Today, American, British Airways, and Iberia filed for antitrust immunity with regulatory agencies in the U.S. and E.U. If granted, anti-trust immunity will allow the three airlines to cooperatively operate flights between the U.S. and the E.U., jointly deciding routes, schedules, and ticket prices.
According to the joint news release: “This relationship will benefit consumers by providing easy, seamless and convenient travel to more global destinations with better connections, improved flight schedules, and enhanced frequent flyer benefits. It will improve customer choice by enabling the oneworld global alliance, of which American, British Airways, and Iberia are key members, to compete more effectively around the world with other global alliances.” The relationship stops short of an outright merger, which is currently impossible under U.S. law.
We’ve been here before.
American and British Airways first attempted to secure antitrust immunity in 1996, when Northwest partnered with KLM, and United did the same with Lufthansa. They tried again in 2002. Both times, regulators expressed concerns that a tie-up would give the two airlines too much pricing power in the all-important U.S.-London market.
Two things have changed, which significantly increase the deal’s chance of success this time around. First, the airline industry’s current plight has given legitimacy to the idea that the airlines must consolidate to survive. And second, the [% 2335299 | | open-skies agreement %] between the U.S. and the E.U. took effect in March, allowing airlines in both regions to fly anywhere they choose (landing slots permitting).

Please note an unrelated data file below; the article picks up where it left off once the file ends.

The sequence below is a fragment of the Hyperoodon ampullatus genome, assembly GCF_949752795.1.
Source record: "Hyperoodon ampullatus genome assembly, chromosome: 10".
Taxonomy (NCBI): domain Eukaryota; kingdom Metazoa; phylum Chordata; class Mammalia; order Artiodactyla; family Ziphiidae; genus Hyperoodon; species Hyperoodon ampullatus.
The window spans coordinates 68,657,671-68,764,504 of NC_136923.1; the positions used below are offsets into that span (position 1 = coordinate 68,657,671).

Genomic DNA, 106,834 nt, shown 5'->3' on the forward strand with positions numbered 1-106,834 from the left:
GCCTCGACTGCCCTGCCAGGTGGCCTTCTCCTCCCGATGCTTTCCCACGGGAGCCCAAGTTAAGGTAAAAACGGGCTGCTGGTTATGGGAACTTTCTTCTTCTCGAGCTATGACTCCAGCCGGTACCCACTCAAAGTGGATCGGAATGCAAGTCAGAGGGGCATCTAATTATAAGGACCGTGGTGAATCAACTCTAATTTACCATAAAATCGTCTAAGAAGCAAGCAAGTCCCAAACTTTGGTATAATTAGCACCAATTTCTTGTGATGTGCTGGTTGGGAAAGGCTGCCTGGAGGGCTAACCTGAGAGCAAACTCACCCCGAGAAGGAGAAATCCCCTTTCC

So far, the loudest voice raised against the proposed alliance is that of Sir Richard Branson, president of Virgin Atlantic, who is quoted in a news release as follows: “Airlines everywhere are struggling with the current price of oil, but the solution to their problems should not lie in an anti-competitive agreement which will inevitably lead to less competition and higher fares.”
Branson points out that combining American and British Airways’ U.S.-Heathrow operations would give the pair dominance in six key markets: New York/JFK (63 percent share), Chicago (66 percent), Boston (82 percent), Miami (72 percent), Los Angeles (49 percent), and Dallas/Fort Worth (100 percent).
Obviously, Branson has his own self-interest here. His airline competes against both American and British Airways, and he’s obviously better off fighting them separately than as a unified force.
Still, Branson’s argument boils down to a truism of economics: Less competition leads to higher prices. Accepting that outcome, the question then becomes whether the benefits promised by the three carriers will justify those higher ticket prices.
The airlines concerned already co-participate in the oneworld alliance, linking frequent flyer programs, coordinating schedules, sharing airport terminals, etc. What additional consumer benefits can they hope to deliver if they are granted anti-trust immunity?
Giving these carriers the right to set prices is likely to result in higher prices but no meaningful improvement in the lot of affected travelers. I’m inclined to second Sir Richard’s “No” vote.